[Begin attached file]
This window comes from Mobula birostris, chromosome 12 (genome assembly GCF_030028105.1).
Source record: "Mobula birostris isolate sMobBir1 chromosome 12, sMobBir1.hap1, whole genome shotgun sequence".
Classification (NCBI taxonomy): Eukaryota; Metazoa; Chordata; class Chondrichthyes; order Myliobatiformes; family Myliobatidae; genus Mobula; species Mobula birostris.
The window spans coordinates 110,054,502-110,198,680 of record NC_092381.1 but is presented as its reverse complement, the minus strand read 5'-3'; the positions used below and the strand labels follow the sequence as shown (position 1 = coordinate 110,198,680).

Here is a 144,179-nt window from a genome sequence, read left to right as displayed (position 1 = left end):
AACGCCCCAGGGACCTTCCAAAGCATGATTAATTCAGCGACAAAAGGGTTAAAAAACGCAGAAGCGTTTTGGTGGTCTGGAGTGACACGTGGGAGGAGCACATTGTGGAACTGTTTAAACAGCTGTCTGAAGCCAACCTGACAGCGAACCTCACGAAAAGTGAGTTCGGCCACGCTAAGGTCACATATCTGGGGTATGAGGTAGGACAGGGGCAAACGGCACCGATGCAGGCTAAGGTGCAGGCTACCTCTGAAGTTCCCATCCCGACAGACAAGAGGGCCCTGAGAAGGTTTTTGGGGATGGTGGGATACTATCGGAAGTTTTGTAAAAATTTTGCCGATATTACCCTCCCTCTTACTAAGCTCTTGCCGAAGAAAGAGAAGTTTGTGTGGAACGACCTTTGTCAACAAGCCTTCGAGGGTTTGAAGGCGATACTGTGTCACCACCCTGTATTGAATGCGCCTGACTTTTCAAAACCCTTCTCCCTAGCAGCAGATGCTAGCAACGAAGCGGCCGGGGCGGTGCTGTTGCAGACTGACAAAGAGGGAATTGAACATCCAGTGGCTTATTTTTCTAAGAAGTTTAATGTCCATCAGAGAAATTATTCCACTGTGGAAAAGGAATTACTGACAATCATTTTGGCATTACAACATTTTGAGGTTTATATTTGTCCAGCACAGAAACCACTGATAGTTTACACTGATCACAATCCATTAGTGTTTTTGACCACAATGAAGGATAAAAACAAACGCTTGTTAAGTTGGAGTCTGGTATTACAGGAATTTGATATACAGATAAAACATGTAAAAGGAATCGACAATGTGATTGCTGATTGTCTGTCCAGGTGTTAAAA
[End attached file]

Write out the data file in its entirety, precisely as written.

This window comes from Mobula birostris, chromosome 12 (genome assembly GCF_030028105.1).
Source record: "Mobula birostris isolate sMobBir1 chromosome 12, sMobBir1.hap1, whole genome shotgun sequence".
Classification (NCBI taxonomy): Eukaryota; Metazoa; Chordata; class Chondrichthyes; order Myliobatiformes; family Myliobatidae; genus Mobula; species Mobula birostris.
The window spans coordinates 110,054,502-110,198,680 of record NC_092381.1 but is presented as its reverse complement, the minus strand read 5'-3'; the positions used below and the strand labels follow the sequence as shown (position 1 = coordinate 110,198,680).

Here is a 144,179-nt window from a genome sequence, read left to right as displayed (position 1 = left end):
AACGCCCCAGGGACCTTCCAAAGCATGATTAATTCAGCGACAAAAGGGTTAAAAAACGCAGAAGCGTTTTGGTGGTCTGGAGTGACACGTGGGAGGAGCACATTGTGGAACTGTTTAAACAGCTGTCTGAAGCCAACCTGACAGCGAACCTCACGAAAAGTGAGTTCGGCCACGCTAAGGTCACATATCTGGGGTATGAGGTAGGACAGGGGCAAACGGCACCGATGCAGGCTAAGGTGCAGGCTACCTCTGAAGTTCCCATCCCGACAGACAAGAGGGCCCTGAGAAGGTTTTTGGGGATGGTGGGATACTATCGGAAGTTTTGTAAAAATTTTGCCGATATTACCCTCCCTCTTACTAAGCTCTTGCCGAAGAAAGAGAAGTTTGTGTGGAACGACCTTTGTCAACAAGCCTTCGAGGGTTTGAAGGCGATACTGTGTCACCACCCTGTATTGAATGCGCCTGACTTTTCAAAACCCTTCTCCCTAGCAGCAGATGCTAGCAACGAAGCGGCCGGGGCGGTGCTGTTGCAGACTGACAAAGAGGGAATTGAACATCCAGTGGCTTATTTTTCTAAGAAGTTTAATGTCCATCAGAGAAATTATTCCACTGTGGAAAAGGAATTACTGACAATCATTTTGGCATTACAACATTTTGAGGTTTATATTTGTCCAGCACAGAAACCACTGATAGTTTACACTGATCACAATCCATTAGTGTTTTTGACCACAATGAAGGATAAAAACAAACGCTTGTTAAGTTGGAGTCTGGTATTACAGGAATTTGATATACAGATAAAACATGTAAAAGGAATCGACAATGTGATTGCTGATTGTCTGTCCAGGTGTTAAAA